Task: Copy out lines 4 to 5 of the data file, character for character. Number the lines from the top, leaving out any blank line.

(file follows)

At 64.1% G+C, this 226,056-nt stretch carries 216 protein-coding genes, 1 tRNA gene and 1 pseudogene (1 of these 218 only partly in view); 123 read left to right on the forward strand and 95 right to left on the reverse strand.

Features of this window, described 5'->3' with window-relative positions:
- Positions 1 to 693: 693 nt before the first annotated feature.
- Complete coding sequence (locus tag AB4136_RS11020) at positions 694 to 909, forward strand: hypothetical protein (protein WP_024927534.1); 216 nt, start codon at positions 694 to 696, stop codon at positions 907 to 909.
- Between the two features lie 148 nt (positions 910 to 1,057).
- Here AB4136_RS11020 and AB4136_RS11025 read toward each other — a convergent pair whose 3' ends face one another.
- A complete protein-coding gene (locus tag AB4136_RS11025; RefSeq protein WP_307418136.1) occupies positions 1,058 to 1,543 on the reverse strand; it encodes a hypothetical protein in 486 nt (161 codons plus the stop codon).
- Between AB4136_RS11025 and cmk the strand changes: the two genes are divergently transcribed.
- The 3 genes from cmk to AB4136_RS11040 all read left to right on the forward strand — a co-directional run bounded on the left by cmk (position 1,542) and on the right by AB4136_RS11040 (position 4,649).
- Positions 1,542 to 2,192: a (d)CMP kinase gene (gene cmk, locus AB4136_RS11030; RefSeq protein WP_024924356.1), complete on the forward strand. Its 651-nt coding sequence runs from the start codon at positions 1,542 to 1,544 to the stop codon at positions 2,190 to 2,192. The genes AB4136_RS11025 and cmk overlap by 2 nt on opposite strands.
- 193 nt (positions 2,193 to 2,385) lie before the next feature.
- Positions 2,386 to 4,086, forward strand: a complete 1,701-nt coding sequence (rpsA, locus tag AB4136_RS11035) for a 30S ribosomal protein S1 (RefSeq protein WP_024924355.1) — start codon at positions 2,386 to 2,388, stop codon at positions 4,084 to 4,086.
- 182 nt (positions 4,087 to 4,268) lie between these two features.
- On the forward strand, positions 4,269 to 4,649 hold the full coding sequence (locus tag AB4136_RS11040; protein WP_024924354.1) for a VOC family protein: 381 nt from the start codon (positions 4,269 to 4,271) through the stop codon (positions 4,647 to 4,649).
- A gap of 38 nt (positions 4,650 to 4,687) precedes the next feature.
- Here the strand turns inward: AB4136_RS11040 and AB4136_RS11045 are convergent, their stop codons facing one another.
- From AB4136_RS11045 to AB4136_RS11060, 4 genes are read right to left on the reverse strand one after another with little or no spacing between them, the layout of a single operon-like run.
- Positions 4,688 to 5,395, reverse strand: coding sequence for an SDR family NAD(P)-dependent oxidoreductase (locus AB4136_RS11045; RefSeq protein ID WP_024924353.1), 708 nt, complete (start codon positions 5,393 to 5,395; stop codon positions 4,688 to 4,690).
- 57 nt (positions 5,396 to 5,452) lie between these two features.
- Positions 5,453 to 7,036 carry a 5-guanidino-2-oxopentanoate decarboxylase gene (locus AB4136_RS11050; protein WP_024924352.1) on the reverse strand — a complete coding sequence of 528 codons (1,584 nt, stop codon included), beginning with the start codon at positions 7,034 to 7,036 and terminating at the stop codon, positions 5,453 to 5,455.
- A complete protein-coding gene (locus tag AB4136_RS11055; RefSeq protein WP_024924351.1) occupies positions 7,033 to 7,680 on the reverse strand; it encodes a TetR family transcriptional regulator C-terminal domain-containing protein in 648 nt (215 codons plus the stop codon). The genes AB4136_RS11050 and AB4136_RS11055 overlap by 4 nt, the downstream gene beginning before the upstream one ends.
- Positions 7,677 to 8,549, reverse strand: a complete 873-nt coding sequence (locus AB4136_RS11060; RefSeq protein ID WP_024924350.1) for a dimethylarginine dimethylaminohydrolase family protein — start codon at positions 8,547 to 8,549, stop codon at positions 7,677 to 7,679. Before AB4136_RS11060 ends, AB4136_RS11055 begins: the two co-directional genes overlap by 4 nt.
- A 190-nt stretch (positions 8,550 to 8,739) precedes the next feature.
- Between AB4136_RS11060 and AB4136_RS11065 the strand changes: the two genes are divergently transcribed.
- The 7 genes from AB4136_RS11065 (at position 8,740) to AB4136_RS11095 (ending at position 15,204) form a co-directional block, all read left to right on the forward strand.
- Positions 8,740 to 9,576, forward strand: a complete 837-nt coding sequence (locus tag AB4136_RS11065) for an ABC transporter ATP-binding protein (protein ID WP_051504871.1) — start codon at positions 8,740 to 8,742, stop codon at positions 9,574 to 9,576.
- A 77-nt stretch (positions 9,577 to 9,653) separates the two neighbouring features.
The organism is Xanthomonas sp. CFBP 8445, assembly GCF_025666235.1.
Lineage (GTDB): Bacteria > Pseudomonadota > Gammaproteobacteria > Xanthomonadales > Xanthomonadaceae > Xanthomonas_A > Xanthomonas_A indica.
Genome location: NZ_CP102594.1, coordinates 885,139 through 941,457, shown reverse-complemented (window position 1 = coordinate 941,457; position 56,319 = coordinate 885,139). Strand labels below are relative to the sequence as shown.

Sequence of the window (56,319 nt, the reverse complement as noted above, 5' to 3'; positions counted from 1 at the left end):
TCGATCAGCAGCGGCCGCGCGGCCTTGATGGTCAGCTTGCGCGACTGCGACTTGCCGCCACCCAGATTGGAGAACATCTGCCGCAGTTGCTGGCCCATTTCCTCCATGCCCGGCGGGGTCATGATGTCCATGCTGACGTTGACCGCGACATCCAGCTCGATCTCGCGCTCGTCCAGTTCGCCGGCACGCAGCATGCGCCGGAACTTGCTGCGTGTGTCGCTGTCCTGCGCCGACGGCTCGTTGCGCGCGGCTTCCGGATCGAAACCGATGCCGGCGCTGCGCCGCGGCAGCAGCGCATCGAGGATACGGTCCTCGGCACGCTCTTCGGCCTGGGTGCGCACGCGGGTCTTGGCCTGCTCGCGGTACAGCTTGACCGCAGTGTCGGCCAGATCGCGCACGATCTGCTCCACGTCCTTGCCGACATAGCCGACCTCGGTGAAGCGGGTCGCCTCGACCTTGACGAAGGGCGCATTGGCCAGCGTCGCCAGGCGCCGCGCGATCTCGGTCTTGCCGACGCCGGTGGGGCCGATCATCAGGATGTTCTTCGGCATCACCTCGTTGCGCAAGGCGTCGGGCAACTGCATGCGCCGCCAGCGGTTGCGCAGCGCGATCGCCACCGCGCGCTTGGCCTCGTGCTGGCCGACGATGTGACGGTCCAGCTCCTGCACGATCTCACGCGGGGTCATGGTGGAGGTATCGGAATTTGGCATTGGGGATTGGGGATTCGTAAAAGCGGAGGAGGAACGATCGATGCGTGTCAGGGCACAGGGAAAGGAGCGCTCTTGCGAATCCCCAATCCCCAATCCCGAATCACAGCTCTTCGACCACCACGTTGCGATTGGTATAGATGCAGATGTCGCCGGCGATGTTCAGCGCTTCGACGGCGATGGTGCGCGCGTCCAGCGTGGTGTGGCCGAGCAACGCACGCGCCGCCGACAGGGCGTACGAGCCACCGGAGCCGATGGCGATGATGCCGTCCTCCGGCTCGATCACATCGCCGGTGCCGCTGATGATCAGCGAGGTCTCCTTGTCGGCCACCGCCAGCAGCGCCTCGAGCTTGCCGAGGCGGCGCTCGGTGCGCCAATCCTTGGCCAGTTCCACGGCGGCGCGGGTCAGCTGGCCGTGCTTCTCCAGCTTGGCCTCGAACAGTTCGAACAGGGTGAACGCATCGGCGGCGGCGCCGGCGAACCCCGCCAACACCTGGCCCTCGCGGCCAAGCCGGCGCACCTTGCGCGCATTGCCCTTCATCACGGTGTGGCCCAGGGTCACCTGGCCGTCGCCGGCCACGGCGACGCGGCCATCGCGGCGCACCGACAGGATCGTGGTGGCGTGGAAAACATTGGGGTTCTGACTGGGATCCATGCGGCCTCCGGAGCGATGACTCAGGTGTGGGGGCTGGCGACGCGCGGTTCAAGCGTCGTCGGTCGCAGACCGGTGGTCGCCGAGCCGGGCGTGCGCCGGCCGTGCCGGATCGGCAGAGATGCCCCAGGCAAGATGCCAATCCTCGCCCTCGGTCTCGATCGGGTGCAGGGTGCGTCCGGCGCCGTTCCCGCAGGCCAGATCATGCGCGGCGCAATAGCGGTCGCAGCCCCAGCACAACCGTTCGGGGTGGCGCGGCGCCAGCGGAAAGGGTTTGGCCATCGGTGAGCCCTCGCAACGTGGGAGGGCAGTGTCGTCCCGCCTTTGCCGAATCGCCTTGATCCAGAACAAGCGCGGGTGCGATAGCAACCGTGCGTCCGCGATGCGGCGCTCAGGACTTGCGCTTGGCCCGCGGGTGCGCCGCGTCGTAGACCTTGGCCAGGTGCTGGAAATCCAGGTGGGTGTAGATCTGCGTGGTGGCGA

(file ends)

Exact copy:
- Complete coding sequence (locus tag AB4136_RS11020) at positions 694 to 909, forward strand: hypothetical protein (protein WP_024927534.1); 216 nt, start codon at positions 694 to 696, stop codon at positions 907 to 909.
- Between the two features lie 148 nt (positions 910 to 1,057).